sferics

EnglishEdit

EtymologyEdit

From atmospherics.

NounEdit

sferics

  1. plural of sferic

NounEdit

sferics pl (plural only)

  1. Electromagnetic pulses caused by atmospheric phenomena, such as lightning. plural of sferic
    • 1920: Wilbur H. Paulsen (American Meteorological Society pub.), Bulletin of the American Meteorological Society [1]
      A Sferics Locating System has been developed to determine the geographical location of lightning strokes...
    • 1965 (pub.): Mitre Corporation, Research & Experimentation 1960-1964 [2]
      ...an artificial sferics generator was used as a known source of EM pulses.
    • 1987: Barbara Tufty, 1001 Questions Answered About Hurricanes, Tornadoes and Other Natural Air Disasters [3]
      Researchers have thought that possibly these sferics could be used to track hurricanes—but so far, they have been only marginally successful.
    • 1998: Donald R. MacGorman, W. David Rust, The Electrical Nature of Storms [4]
      Sferics are classified normally by the frequency of the receiver used to detect them.
    • 1999: Rudolf F. Graf, William Sheets, The Encyclopedia of Electronic Circuits [5]
      This circuit generates a bipolar pulse waveform that closely approximates the main features of sferics.
    • 2003: Rakov, Vladimir A. Rakov, Martin A. Uman, Lightning: Physics and Effects [6]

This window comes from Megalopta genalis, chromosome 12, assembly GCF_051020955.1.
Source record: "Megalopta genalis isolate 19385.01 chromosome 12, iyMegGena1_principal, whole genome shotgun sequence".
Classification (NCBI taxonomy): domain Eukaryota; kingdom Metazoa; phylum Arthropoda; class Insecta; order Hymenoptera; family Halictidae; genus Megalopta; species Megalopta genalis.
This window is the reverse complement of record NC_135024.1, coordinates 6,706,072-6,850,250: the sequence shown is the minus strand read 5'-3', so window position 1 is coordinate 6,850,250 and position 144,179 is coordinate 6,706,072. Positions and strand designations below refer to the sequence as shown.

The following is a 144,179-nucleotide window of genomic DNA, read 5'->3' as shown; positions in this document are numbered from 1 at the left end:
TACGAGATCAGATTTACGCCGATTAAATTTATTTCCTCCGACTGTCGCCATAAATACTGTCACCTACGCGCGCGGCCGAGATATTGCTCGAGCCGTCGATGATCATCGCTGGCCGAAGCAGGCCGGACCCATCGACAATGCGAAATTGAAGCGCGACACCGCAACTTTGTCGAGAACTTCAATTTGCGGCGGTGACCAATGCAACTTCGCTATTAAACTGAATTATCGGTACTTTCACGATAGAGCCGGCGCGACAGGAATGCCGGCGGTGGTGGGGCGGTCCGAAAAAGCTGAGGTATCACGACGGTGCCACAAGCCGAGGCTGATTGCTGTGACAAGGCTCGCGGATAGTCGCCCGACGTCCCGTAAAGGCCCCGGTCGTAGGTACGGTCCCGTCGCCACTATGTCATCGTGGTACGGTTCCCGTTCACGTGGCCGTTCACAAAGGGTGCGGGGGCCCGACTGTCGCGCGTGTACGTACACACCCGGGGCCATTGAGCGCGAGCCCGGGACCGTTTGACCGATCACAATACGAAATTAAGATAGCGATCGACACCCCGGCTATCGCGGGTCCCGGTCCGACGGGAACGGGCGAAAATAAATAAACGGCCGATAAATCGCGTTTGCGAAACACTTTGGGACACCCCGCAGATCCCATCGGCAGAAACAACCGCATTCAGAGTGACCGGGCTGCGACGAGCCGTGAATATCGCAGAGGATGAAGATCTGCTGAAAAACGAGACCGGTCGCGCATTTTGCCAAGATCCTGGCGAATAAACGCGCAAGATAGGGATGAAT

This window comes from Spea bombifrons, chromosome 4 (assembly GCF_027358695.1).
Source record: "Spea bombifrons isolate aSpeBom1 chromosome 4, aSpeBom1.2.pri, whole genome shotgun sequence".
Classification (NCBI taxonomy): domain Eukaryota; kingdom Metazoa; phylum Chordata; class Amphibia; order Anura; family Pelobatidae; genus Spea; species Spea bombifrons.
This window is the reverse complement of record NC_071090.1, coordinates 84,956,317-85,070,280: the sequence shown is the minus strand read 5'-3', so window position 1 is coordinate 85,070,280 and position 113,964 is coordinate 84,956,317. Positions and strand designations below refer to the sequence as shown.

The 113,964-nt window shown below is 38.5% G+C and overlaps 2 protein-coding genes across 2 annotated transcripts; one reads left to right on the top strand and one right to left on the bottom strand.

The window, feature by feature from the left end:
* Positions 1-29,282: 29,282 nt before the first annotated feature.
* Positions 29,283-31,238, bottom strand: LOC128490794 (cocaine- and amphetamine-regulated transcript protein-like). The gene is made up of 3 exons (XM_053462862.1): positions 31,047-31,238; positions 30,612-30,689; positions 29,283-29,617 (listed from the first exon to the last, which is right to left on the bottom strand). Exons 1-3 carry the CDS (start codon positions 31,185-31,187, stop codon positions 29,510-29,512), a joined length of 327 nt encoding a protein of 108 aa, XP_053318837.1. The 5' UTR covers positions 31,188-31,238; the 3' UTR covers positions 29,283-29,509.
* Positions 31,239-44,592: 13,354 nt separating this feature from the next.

The second common theoretical approach of the propagation of sferics involves viewing the Earth-ionosphere cavity as a waveguide...
  2. Radio interference caused by sferics; atmospherics.
    • 1959: D. L. Carpenter, Identification of Whistler Sources on Visual Records and a Method of Routine Whistler Analysis [7]
      In the identification of sources of short whistlers, the spectral characteristics of the sferics can often be used to establish many sferics as doubtful...
    • 1963: Thomas Pynchon, V. [8]
      As it turned out, the whistler was only the first of a family of sferics whose taxonomy was to include clicks, hooks, risers, nose-whistlers and one like a warbling of birds called the dawn chorus....

Usage notesEdit

When referring to the electromagnetic phenomenon, this term can be used either as the normal plural of sferic or in pluralia tantum construction.

Alternative formsEdit